It’s 2010, the world needs more compassion. A lot more love, a lot less reaction. A style that’s free-thinkin’ and untouched by sanctions—not meaningless gestures, I’m talking ‘bout action. I’m talkin’ revolution, but deaf ears turn to factions, they can’t see that absolutists are the real blasphemes. I try to shine lights, but night-eyes can’t stand ‘em, I’m in the middle of this road and that path lies in fractions. I try to move wisely but can’t avoid all these scratches, my heart is too big to be burst by detraction. Yeah I meditate but succumb to distractions, I wish my vision & foresight were as clear as my passions.
‘On Chris Brown & Rihanna’
Rihanna—world-renowned pop star & recent jet enthusiast/journalist-kidnapper—has a song on her 7th studio album entitled “Nobody’s Business,” featuring the 21st century’s Ike Turner: Chris Brown.
And you know what? She’s right.
It isn’t any of our business.
Following the infamous 2009 assault that left “Robyn F.” with a battered face—as well as Chris Brown in a sea of trouble/bad tattoos and gossip rags with a 24-hour “news” cycle of endless speculation—media outlets & journalists took it upon themselves to turn the two young musicians into a parable of relationships gone awry.
University students, activists, celebutantes, and any blogger worth half her weight in salt followed suit, mutating an awfully sad but basically private incident into the poster discussion for domestic violence at large. The PR machines behind both singers were collusive—trying first to whitewash the situation, before realizing that leaving it on constant spin was probably more profitable. The amount of literature that exists on the subject online alone is enough to fill a graduate program’s entire workload—and that’s excluding the unfathomable amount of user bloviating and bickering. Brown was quickly demonized & dismissed (howls for his head emanated from both the shallows & depths of the Internet alike); Rihanna was turned into a superficial portrayal of a victim and pitied (never acknowledged for those aspects of her that were strong and not victim-like); and never was a genuine dialogue about the sorts of conditions that lead people to act & react violently—or what such violence can do to either person psychologically—seriously engaged.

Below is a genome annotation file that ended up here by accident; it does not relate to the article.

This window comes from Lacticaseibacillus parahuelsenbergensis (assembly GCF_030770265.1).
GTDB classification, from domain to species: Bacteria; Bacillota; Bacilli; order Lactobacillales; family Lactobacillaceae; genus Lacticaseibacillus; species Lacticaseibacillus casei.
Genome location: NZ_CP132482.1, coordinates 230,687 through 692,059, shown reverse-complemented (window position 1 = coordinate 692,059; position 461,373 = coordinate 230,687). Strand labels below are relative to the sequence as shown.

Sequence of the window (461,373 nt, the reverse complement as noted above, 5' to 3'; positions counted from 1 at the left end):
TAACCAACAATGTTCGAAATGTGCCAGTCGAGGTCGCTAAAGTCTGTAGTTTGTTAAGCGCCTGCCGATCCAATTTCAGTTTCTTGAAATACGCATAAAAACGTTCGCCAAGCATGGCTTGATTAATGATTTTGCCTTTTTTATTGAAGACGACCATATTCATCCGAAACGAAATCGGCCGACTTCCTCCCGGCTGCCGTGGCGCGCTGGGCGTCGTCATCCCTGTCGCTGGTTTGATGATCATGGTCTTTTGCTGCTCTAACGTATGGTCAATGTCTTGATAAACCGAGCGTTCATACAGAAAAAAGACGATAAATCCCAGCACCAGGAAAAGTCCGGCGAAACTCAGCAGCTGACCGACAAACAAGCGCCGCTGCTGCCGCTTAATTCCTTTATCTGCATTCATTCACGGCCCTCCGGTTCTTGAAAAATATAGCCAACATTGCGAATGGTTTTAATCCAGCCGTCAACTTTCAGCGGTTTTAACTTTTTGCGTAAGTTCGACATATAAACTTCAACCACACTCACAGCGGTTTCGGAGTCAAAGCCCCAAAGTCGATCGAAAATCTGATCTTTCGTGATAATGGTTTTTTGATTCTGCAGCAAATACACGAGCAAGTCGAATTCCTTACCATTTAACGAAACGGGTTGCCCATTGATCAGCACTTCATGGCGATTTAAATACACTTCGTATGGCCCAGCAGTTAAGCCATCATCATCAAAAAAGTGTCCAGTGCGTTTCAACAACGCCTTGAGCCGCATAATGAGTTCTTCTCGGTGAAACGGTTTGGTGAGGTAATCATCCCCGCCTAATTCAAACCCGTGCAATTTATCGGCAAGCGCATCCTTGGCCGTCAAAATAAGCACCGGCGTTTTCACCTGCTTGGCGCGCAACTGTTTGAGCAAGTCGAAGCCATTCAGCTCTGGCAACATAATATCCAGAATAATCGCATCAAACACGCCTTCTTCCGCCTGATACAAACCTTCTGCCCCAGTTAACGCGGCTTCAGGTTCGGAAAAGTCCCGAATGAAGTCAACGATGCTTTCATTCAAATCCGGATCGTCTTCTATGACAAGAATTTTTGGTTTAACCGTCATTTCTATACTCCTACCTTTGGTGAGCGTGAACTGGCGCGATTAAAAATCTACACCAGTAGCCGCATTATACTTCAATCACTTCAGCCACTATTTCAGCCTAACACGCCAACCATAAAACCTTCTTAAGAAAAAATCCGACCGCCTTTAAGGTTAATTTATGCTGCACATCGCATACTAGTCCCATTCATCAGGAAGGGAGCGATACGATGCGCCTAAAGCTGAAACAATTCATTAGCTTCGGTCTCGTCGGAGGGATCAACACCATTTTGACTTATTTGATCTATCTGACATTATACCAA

As for Rihanna & Brown themselves, the media decided their thoughts & feelings on their own story did not really matter. There were interviews, sure, but with each passing article, op-ed, and year, the two were systematically deprived of the agency to own their own narratives. Yes, they tweeted suggestively & made allusive songs, but any school counselor will tell you that such passive-aggressiveness a cohesive catharsis does not make.
It wasn’t until Rihanna sat down for a one-on-one interview with Oprah, more than 3 years after the fact, that we really bothered to ask her how SHE felt about the incident, about her (then-former) partner—who, she told Oprah, really “needed help” at the time, whose own abusive childhood & personal demons led him to actions that overnight morphed the public’s perception of him from sex symbol to monster, without ever acknowledging what trauma or wounds may lie beyond the camera’s glare. I’m not saying we should feel sorry for Brown, per se, but I do think it would be more useful to interrogate critically his psychological & emotional condition at the time, rather than simply to castrate him.